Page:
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Voters weigh in on innovation issues: ballot issue round-up

November 06, 2020
By: Ellen Marrison

While official results are still being certified, unofficial counts reveal a mixed bag on a slew of state ballot initiatives that could have an impact on innovation, education, state budgets and elections. Some gained favor with voters, like a battle over gig workers and how they are classified, which landed on the side of Uber and Lyft. The California Proposition 22 initiative won voter approval (58 percent) following a $200 million effort to defeat earlier legislation that provided employee-like protections for the app-based drivers. The approval allows the drivers to be classified as independent contractors and not employees, overriding Assembly Bill 5, and possibly chilling other states’ efforts to consider legislation that would have forced companies to treat freelancers as employees.

Meanwhile, California’s Proposition 14, a bond measure that authorizes $5.5 billion in new funding for stem cell research for the California Institute for Regenerative Medicine (CIRM) that was created in 2004 after a $3 billion bond approval but ran out of unallocated funds last year, is currently narrowly passing with 51 percent of the vote, but its final fate is unknown.

A new source of revenue for state, recreational marijuana was approved in three states: Arizona (60 percent) Proposition 207 will place a 16 percent tax on marijuana sales with some of that revenue dedicated for community college districts; Montana (57 percent) legalized the possession and use of marijuana and imposed a 20 percent tax on its sales; New Jersey Question 1, a constitutional amendment to legalize the possession, use and sale of marijuana passed (67 percent); and, South Dakota passed both recreational and medical marijuana in separate ballot initiatives in this election with part of the revenue generated by its sale helping to fund public schools and the general fund.

The sports betting expansion measure on the ballot as Question 2 in Maryland passed (66.3 percent), with state revenue generated by the activities slated to help fund public education. And three measures on Nebraska’s ballot that together will legalize, regulate and tax gambling at horse tracks all passed.

In Illinois, a measure to allow for graduated income tax was defeated because it failed to achieve the vote thresholds required for a constitutional amendment. The measure would have permitted a graduated income tax. Gov. J.B. Pritzker has warned of significant budget cuts and a tax hike if the graduated income tax was not put in place.

In education-related measures, Question 1 in Nevada that supports removing the constitutional status of the Board of Regents is passing with 51.2 percent approval and 75 percent of precincts reporting. It would allow the state Legislature to review and change the governing organization of state universities. And in New Mexico, Bond Question C that supported authorizing $156.3 million in bonds for public higher education institutions, special public schools and native tribal schools passed (65 percent).

California Proposition 16 was defeated (56 percent), which would have repealed the Proposition 209 affirmative action amendment, which stated that government and public institutions cannot discriminate against or grant preferential treatment to persons on the basis of race, sex, color, ethnicity, or national origin in public employment, public education and public contracting.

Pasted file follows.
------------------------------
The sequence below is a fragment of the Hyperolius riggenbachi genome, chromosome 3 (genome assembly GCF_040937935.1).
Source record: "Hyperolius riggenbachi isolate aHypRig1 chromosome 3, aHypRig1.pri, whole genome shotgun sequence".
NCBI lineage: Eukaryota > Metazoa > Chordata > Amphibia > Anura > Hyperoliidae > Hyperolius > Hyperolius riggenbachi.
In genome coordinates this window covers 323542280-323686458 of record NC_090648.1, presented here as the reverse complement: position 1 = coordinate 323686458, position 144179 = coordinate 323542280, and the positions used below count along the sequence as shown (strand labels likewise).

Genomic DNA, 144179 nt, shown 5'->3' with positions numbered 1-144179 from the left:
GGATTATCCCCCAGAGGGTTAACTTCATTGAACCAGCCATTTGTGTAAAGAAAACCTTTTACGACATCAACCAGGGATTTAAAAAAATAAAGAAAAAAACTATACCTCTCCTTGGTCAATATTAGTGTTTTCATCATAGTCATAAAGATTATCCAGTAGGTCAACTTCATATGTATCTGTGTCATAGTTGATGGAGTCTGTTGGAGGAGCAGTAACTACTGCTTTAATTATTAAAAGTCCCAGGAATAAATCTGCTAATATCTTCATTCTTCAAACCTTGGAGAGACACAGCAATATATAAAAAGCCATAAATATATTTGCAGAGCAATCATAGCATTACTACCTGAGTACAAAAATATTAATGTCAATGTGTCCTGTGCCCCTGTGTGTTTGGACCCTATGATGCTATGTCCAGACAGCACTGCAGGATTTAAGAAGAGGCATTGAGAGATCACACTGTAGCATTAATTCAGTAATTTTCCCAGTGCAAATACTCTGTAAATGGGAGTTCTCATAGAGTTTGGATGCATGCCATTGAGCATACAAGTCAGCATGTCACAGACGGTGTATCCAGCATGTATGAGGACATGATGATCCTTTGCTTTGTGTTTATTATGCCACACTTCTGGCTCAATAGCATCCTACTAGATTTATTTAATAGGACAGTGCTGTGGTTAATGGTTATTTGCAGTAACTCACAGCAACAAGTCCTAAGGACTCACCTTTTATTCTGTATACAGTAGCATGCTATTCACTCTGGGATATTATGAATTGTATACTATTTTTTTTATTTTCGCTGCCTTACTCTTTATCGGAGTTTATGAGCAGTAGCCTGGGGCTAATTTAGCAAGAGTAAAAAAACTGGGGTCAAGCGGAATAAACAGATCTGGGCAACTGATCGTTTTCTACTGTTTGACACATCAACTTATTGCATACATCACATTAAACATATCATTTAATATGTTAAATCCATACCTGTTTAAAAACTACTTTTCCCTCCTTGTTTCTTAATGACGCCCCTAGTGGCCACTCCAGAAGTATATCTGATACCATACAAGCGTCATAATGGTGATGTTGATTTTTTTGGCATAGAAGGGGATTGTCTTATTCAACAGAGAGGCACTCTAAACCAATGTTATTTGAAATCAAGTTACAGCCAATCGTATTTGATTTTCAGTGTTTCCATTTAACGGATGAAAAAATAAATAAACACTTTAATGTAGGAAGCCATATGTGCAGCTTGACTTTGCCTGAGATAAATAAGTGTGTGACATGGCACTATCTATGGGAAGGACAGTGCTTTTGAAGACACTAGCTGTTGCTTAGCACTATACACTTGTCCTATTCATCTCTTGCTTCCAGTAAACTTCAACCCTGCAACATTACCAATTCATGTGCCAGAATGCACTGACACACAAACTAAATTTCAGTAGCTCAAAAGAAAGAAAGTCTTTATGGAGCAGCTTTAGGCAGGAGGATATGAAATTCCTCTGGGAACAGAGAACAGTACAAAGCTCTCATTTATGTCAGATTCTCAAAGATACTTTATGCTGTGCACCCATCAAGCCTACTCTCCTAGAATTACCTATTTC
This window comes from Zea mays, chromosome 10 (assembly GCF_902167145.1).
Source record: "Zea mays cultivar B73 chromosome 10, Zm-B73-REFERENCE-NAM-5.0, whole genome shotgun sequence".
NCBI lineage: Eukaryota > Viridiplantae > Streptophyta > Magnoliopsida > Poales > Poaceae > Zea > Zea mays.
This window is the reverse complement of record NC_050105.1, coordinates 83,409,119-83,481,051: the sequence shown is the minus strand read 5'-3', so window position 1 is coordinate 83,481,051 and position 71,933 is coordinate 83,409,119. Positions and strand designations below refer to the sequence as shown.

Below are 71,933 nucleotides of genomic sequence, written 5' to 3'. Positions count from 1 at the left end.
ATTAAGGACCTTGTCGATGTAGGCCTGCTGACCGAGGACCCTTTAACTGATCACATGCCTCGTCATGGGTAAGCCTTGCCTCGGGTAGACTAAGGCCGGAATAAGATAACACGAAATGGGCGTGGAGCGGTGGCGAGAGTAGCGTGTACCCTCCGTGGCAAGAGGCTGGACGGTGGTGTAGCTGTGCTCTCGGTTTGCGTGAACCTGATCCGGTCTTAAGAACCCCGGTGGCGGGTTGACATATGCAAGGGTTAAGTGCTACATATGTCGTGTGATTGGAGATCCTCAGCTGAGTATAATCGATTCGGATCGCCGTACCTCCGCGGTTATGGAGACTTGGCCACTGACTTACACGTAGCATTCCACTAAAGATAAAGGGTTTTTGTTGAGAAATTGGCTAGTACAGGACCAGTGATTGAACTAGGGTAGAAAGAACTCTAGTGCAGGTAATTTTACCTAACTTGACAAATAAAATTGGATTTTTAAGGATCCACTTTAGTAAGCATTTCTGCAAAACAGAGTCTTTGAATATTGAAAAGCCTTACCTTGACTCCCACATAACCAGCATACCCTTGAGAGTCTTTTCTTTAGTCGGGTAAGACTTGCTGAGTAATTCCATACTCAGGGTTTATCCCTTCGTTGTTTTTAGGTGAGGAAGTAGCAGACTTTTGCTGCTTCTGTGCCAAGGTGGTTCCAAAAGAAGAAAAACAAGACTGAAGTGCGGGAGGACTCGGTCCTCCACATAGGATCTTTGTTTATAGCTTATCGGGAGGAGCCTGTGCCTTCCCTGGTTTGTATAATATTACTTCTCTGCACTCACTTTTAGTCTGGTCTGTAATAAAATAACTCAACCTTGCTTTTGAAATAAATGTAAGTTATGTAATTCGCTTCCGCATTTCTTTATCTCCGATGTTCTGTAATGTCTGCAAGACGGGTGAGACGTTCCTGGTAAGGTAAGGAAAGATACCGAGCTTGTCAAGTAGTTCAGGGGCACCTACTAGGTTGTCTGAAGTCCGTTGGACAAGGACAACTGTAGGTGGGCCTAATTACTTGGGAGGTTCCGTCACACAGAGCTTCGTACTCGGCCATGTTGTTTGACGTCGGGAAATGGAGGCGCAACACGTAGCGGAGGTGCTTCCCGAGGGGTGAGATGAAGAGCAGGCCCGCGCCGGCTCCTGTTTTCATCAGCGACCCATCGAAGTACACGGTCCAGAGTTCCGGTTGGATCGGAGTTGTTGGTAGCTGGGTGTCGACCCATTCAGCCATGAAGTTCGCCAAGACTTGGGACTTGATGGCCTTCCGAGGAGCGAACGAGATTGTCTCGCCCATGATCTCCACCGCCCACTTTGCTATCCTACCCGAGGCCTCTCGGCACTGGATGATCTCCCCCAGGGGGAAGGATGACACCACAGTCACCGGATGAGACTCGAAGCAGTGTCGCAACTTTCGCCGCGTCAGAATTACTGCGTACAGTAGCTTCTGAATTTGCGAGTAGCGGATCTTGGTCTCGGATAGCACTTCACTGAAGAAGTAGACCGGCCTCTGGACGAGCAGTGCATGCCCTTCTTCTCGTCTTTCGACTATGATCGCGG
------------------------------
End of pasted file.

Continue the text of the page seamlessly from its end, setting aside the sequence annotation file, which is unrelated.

In election system initiatives, Massachusetts defeated Question 2, the ranked choice election system (54.6 percent), and Alaska defeated Ballot Measure 2 (57 percent), the top-four ranked-choice voting and campaign finance laws initiative that would have made changes to Alaska’s election policies. Florida’s Amendment 3, which would have established a top-two open primary system for state offices failed to garner the required 60 percent approval, and therefore failed.

Colorado voters passed (52 percent) Proposition 113 which would join Colorado with other states as part of an agreement to elect the president of the United States by national popular vote if enough states enter the agreement. Mississippi passed Ballot Measure 2 (78 percent), which changes election requirement of governor or state office to a majority vote of the people, and if the candidate does not receive a majority vote, they will proceed to a runoff election. The previous system required candidates to win the popular vote and the highest number of votes in a majority of the state's 122 House districts. 

In the area of redistricting, Missouri voters narrowly passed (51 percent) Amendment 3, which will change the redistricting process voters approved in 2018 by transferring responsibility for drawing state legislative districts from the Nonpartisan State Demographer to Governor-appointed bipartisan commissions and modify and reorder the redistricting criteria. New Jersey voters passed (59 percent) Question 3, which will postpone the state legislative redistricting process until after the November 2021 election, if the state receives federal census data after Feb. 15, 2021 and it will keep the current state legislative districts in place until 2023. And Virginia voters largely favored (65.9 percent) Question 1, which will transfer the power to draw the state’s congressional and legislative districts from the state Legislature to a bipartisan redistricting commission.

Florida voters passed (60.8 percent) a minimum wage increase that will increase the state’s minimum wage incrementally until reaching $15/hour in September 2026. The measure required a 60 percent supermajority vote to pass.

Nevada’s renewable energy standards initiative passed (56 percent) and will require electric utilities to acquire 50 percent of their electricity from renewable resources by 2030.